How to Avoid Misjudging Yardage

There’s no bow hunter who’s never missed his/her target. While many reasons inform this fact, misjudging yardage is the most common. You might be wrong to assume that today’s age of flat-shooting compounds and best hunting rangefinder can missing of targets shouldn’t be happening (check here if you need a guide:

To get an effective solution, we must ask ourselves what’s the root cause of misjudging yardage.

High speed is one of the reasons that can result to misjudging yardage. Events can unfold at such a high speed that fails to allow a bow hunter to get his gadget and focus on the target. Animals boast the ability to change a 25-yard shot to a 33-yard poke by just taking a couple of steps. Consequently, you shouldn’t give a rip which you are used to shooting at constant ranges especially if you have ample time to execute your shot.

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I am most fortunate to have two large, beautiful, eight-year-old malamutes. Red and Wolf by name, littermates, and my companions since they were six weeks old. Every once in a while, Red will be bothered by a flea and go after it, biting with great gusto. It appeared that was the situation recently.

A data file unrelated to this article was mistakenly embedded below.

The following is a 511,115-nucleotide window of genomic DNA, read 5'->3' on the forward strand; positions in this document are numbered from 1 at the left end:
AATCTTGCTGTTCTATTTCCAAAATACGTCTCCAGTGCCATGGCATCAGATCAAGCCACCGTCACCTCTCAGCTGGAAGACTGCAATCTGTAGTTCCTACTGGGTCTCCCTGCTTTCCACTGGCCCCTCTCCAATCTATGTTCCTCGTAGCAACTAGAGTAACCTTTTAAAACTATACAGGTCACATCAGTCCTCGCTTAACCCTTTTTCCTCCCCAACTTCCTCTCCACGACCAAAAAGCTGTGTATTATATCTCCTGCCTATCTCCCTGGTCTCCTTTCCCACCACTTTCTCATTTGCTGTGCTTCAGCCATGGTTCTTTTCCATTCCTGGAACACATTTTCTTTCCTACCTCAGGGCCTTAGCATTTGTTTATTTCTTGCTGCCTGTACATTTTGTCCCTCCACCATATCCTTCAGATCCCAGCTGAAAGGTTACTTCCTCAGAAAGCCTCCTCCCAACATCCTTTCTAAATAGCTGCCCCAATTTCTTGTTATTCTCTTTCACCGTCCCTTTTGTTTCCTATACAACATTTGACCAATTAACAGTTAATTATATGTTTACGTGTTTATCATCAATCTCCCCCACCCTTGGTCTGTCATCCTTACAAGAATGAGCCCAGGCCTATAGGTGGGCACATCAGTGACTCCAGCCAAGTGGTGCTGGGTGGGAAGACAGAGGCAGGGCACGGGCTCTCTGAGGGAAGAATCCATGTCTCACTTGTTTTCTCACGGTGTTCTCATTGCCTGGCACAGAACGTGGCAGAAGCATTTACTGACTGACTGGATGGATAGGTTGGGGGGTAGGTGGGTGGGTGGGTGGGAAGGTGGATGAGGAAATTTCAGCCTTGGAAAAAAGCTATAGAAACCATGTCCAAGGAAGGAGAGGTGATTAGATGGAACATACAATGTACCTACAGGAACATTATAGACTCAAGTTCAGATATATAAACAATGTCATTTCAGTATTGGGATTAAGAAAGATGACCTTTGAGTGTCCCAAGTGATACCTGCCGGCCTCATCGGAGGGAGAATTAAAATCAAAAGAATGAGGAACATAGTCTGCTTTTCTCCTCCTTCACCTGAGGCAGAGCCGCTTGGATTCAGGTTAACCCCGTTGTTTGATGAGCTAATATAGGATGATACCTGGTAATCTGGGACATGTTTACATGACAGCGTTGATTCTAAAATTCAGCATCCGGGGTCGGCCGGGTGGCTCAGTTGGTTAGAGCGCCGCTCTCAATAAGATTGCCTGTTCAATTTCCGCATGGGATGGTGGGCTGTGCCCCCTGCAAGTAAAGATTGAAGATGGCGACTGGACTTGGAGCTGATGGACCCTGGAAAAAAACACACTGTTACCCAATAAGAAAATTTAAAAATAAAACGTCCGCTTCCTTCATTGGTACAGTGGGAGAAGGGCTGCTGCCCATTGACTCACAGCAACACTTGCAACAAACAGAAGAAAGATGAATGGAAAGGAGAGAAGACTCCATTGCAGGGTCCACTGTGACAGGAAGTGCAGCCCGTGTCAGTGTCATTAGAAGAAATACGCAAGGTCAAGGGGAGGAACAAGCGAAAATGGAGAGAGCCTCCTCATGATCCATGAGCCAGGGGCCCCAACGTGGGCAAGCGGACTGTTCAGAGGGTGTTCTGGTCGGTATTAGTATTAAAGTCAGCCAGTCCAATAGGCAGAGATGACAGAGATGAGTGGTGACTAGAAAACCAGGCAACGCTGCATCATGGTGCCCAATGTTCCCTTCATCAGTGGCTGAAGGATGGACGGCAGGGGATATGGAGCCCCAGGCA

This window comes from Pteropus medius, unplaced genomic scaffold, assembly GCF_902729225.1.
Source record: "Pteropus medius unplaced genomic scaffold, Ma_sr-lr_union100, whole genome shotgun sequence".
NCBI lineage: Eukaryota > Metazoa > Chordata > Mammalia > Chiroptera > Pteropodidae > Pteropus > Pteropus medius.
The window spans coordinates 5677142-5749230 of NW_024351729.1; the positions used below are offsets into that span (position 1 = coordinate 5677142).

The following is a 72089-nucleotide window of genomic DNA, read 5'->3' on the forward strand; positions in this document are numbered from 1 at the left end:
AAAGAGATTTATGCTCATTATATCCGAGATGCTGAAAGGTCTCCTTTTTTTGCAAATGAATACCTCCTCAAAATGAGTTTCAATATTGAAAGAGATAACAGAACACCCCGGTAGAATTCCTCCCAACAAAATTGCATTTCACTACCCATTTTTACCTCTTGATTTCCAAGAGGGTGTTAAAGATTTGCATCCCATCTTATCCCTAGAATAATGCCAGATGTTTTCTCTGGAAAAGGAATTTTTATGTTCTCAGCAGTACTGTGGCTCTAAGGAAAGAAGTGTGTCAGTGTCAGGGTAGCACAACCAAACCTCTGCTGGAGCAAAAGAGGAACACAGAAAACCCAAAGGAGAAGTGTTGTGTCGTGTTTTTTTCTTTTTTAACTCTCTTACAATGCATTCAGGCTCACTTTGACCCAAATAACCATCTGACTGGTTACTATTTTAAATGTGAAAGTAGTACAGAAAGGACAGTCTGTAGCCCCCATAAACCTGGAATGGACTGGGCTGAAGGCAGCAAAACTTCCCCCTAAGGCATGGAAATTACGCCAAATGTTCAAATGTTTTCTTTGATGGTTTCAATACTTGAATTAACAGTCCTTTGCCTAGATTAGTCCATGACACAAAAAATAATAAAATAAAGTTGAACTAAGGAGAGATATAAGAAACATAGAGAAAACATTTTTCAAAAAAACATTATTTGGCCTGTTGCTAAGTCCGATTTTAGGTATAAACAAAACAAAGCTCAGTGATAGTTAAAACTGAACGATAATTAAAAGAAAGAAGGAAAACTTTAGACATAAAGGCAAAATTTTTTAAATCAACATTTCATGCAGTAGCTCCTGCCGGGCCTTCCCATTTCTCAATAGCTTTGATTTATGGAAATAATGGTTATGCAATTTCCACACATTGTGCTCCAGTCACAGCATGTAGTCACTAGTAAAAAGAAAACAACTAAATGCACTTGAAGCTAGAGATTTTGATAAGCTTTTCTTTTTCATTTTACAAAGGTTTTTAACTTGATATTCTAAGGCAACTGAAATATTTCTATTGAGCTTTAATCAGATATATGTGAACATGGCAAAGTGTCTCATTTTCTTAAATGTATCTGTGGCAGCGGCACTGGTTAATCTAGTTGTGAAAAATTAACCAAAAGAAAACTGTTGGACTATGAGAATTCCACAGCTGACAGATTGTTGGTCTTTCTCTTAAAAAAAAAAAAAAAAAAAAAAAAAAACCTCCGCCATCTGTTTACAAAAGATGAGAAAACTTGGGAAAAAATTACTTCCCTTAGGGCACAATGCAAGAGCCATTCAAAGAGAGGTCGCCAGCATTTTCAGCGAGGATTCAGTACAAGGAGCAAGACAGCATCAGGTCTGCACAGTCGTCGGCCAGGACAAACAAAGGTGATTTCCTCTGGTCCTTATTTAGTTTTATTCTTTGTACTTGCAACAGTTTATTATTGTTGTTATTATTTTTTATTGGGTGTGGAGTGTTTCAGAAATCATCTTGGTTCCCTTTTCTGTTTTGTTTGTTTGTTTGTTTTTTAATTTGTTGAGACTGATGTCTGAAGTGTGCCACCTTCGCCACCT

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From the snowy hardwoods of the North to the pine forests of the South, hunters make their pilgrimage each autumn to remote farms and forests to celebrate the most special day in the deer woods – the whitetail opener. Here are two views.

You’re already awake when the alarm goes off. Heck, you’ve been awake most of the night, one minute restlessly dozing, the next jerking upright in bed to check the clock, partially out of anticipation, partially out of fear that you’ll oversleep and miss the most important sunrise of the year. But each time you sit up, you’re reminded that, at least for now, all is well with the world. You’re surrounded by the peaceful rumble of the snores of your fellow hunters.

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